(1974) in the Appalachians hi North Carolina.
Relationships for peak discharge, recurrence
interval, drainage area, and elevation were
necessary for the Central Appalachian area  where
hundreds of miles of logging road  are built and
thousands of culverts are installed  each year.  The
objectives of the study were (1) to analyze
streamflow data from forested watersheds in
north-central West Virginia and compute flood
frequencies for these areas and (2) to present
culvert sizes necessary to carry the expected peak
discharge for various drainage areas and
computed flood frequencies.  Seven watersheds in
the Fernow Experimental Forest and two from the
Clover Run area were studied in the Allegheny
Mountain Range of the Appalachian Plateau. A
table presents estimated culvert diameters needed
to carry flood water from forested areas ranging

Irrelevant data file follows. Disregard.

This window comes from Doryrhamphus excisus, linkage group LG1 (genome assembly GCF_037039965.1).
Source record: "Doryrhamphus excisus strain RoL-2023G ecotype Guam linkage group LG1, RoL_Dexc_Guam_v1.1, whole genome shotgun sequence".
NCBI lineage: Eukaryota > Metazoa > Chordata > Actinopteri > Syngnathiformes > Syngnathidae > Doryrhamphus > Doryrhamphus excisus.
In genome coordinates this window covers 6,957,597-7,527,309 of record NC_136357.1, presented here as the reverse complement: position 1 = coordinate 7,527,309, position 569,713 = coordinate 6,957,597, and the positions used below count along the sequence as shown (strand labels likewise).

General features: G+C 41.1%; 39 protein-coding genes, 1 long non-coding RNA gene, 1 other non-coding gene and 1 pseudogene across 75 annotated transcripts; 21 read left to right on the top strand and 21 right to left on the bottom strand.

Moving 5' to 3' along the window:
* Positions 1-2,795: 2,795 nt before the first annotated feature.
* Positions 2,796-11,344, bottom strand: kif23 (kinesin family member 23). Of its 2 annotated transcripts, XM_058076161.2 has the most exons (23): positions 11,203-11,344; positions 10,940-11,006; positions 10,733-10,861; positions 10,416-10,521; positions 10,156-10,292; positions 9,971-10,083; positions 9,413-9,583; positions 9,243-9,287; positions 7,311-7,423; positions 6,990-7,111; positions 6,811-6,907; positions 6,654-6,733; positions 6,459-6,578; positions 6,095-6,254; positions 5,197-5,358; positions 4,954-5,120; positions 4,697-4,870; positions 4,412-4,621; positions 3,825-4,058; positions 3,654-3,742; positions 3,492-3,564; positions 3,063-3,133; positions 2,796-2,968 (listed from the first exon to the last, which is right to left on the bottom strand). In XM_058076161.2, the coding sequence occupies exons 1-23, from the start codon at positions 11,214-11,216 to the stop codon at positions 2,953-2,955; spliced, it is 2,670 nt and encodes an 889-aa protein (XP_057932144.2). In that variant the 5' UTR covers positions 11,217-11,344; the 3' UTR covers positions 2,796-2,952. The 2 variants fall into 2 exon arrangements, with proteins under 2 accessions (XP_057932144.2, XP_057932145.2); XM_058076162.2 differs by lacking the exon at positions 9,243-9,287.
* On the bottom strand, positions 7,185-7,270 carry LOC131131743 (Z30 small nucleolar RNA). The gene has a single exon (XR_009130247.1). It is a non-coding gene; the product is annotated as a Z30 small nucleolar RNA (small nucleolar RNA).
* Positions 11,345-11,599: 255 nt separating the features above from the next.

from 30 to 100 acres and at recurrence intervals
of 5 to 50 years.

Huff, J.L., and E.L. Deal. 1982. Forestry and
water quality in North Carolina: A voluntary
program for the control ofnonpoint sources of
pollution from logging and silvicultural
activities. North Carolina Agricultural
Extension Service and North Carolina State
University. 8 pages.

This extension service publication discusses BMPs
for forest road construction to control erosion.
General headings include planning logging roads,
constructing logging roads, harvesting,
maintenance of logging roads, maintenance of
logging roads after logging, and regenerating a
new stand.  BMPs are  listed and briefly discussed
under each heading.

Hynson, J., P. Adams, S. Tibbetts, and R.
Darnell. 1982. Handbook far protection of 'Jish
and wildlife from construction of farm and forest